Last Friday’s event at The Heritage Foundation, “Shoring Up the U.S.–Taiwan Partnership,” featured a statement by Senator John Cornyn (R–TX) advocating “the urgent need to bolster Taiwan’s self-defense capabilities.”
Senator Cornyn has been pushing the Obama Administration to sell 66 F-16 C/D fighters to Taiwan to help the U.S. ally defend itself in accordance with the Taiwan Relations Act. At the same time, Cornyn implored “aggressive and consistent advocacy by Taiwan for its own interests.”
Although I am not able to be with you today in person, I appreciate the opportunity to share some thoughts on the importance of the U.S.-Taiwan relationship and the urgent need to bolster Taiwan’s self-defense capabilities. I remain a strong believer in the U.S.-Taiwan strategic partnership, and most of my Senate colleagues are of like mind.
The foundation of this relationship continues to be the Taiwan Relations Act [TRA]. The TRA obligates our President and our Congress to, among other things, provide Taiwan with the weapons necessary to enable it to defend itself against the threat from Communist China. This is why I have pushed the Obama Administration to approve the sale of new F-16 C/D aircraft to Taiwan, which Taiwan first asked to purchase around 2006.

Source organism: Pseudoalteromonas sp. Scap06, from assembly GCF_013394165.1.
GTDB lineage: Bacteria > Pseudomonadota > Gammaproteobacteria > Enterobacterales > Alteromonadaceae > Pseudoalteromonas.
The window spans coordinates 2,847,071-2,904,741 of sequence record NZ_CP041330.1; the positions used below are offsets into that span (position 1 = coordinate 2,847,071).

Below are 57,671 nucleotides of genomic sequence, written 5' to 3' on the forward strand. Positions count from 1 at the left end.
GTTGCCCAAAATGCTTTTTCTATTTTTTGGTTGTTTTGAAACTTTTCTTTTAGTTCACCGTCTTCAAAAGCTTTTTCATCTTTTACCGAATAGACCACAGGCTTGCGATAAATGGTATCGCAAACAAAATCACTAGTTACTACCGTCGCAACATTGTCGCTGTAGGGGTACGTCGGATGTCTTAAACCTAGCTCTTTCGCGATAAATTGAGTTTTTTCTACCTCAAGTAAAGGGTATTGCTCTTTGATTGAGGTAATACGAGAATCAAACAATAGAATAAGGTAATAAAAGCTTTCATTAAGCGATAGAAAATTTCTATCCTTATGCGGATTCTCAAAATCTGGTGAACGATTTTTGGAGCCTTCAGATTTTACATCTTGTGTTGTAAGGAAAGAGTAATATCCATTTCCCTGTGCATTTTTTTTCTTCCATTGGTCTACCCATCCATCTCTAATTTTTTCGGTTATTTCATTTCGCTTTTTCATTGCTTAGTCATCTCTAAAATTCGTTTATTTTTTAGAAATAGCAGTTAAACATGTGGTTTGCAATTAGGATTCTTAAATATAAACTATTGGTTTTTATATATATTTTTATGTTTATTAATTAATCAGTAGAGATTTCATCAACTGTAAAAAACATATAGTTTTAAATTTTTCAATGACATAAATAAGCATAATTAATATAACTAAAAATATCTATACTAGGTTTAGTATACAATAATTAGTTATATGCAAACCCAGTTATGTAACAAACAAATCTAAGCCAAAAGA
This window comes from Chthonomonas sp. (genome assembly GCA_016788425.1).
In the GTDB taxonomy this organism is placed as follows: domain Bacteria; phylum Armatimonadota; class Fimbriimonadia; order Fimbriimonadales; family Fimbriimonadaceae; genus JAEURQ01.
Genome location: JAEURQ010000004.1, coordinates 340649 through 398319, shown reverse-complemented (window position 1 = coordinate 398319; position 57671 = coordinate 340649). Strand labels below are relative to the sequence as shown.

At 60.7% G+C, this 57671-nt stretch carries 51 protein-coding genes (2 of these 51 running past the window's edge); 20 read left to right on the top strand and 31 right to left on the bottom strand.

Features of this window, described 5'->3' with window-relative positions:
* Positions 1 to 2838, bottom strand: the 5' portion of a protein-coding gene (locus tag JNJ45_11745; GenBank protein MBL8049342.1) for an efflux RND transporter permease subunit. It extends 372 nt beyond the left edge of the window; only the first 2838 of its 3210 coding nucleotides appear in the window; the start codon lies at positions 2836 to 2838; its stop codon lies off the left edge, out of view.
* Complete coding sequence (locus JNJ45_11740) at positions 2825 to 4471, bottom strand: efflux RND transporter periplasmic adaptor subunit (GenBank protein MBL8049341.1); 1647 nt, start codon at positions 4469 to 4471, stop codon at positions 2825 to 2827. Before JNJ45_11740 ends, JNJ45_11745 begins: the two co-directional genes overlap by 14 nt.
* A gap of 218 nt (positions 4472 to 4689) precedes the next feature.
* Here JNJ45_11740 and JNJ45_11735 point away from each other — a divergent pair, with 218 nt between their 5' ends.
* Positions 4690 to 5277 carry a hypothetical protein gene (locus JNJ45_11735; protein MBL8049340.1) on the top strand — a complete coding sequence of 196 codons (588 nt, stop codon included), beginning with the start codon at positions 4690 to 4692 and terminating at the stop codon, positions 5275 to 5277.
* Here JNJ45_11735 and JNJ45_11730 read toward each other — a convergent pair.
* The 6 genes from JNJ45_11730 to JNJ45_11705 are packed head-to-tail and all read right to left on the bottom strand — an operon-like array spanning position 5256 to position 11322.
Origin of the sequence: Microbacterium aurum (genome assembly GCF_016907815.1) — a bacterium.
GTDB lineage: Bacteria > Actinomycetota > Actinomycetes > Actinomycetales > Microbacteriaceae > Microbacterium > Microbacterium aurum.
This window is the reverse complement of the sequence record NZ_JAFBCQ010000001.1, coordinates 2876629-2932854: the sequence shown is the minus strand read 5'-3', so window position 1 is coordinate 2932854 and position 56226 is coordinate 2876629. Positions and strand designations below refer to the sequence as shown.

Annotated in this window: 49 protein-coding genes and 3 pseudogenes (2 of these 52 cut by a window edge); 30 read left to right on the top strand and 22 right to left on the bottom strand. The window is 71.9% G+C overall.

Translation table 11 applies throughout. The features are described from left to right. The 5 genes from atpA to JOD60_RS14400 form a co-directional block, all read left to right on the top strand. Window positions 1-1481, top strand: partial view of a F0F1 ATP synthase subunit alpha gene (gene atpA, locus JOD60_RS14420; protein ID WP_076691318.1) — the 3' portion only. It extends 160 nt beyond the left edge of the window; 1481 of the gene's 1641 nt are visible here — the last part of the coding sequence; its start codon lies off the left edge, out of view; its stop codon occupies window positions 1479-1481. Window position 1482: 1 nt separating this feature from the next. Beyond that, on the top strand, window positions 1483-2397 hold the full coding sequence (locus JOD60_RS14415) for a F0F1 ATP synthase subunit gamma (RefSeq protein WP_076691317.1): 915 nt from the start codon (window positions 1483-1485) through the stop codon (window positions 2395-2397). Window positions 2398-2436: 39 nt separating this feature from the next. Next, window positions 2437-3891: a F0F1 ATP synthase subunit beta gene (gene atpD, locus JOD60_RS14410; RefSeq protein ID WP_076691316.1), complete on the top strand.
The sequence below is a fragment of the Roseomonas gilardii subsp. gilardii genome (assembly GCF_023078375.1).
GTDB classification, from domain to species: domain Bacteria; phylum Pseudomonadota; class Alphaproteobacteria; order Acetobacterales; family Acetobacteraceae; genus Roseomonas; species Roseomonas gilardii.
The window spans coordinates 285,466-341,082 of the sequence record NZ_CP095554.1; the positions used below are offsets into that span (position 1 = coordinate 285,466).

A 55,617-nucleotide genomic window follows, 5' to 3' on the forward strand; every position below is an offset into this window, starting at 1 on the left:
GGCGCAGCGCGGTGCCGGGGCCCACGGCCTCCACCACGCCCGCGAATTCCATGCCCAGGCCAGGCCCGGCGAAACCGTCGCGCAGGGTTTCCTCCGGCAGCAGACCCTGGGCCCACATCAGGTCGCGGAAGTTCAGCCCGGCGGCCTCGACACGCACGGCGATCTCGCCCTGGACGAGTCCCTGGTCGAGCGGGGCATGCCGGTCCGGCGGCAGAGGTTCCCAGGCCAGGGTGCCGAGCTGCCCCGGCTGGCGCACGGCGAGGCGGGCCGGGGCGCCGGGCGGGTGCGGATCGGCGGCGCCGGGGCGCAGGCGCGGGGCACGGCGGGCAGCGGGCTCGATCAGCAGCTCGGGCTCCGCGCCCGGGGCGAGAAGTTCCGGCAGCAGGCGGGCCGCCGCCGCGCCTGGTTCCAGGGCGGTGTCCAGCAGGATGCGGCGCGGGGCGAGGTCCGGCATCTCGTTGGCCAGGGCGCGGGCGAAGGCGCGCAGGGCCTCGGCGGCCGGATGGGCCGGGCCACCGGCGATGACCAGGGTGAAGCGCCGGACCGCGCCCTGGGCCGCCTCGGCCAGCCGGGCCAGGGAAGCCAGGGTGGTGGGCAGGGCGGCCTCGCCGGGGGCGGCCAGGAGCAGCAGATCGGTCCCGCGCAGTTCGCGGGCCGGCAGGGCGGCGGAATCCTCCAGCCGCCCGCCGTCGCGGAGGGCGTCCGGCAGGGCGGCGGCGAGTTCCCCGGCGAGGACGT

In the face of China’s aggressive military modernization and belligerent attitude towards Taiwan, these F-16 fighters have become increasingly important and also highly symbolic for Taiwan. China poses a direct and growing threat to our longstanding ally, which remains squarely in the crosshairs. I concluded long ago that the Obama Administration’s refusal to approve this F-16 sale is due to objections from mainland China. The PRC [People’s Republic of China] must not be allowed to dictate U.S. policy in this increasingly important part of the world.
At the same time, I have been disappointed that Taiwan seems to have backed off of its pursuit for new F-16s, especially after so many of its friends in Congress went out on a limb to help them. When it comes to Taiwan’s military capabilities, there seems to be a puzzling sense of complacency in Taipei. Taiwan needs to wake up and realize that, as the threat from China grows, so grows Taiwan’s vulnerability. Without aggressive and consistent advocacy by Taiwan for its own interests, it will be nearly impossible for its friends in Congress to push through the sale of F-16s or other advanced weapons.
Taipei must find the political will to increase Taiwan’s defense budget—which was cut each year from 2009 through 2011. Taiwan’s leaders also need to stop allowing themselves to be bullied by the Obama Administration, and instead focus their efforts on making the case for their defensive needs and articulating those needs to Congress, where they have many friends who see Taiwan’s security interests as intertwined with America’s.
At the start of this new Congress, Taiwan and its strongest supporters must recommit ourselves to strengthening the ties that bind our two nations together—from a shared commitment to democracy, to a common interest in promoting peace and stability in the region.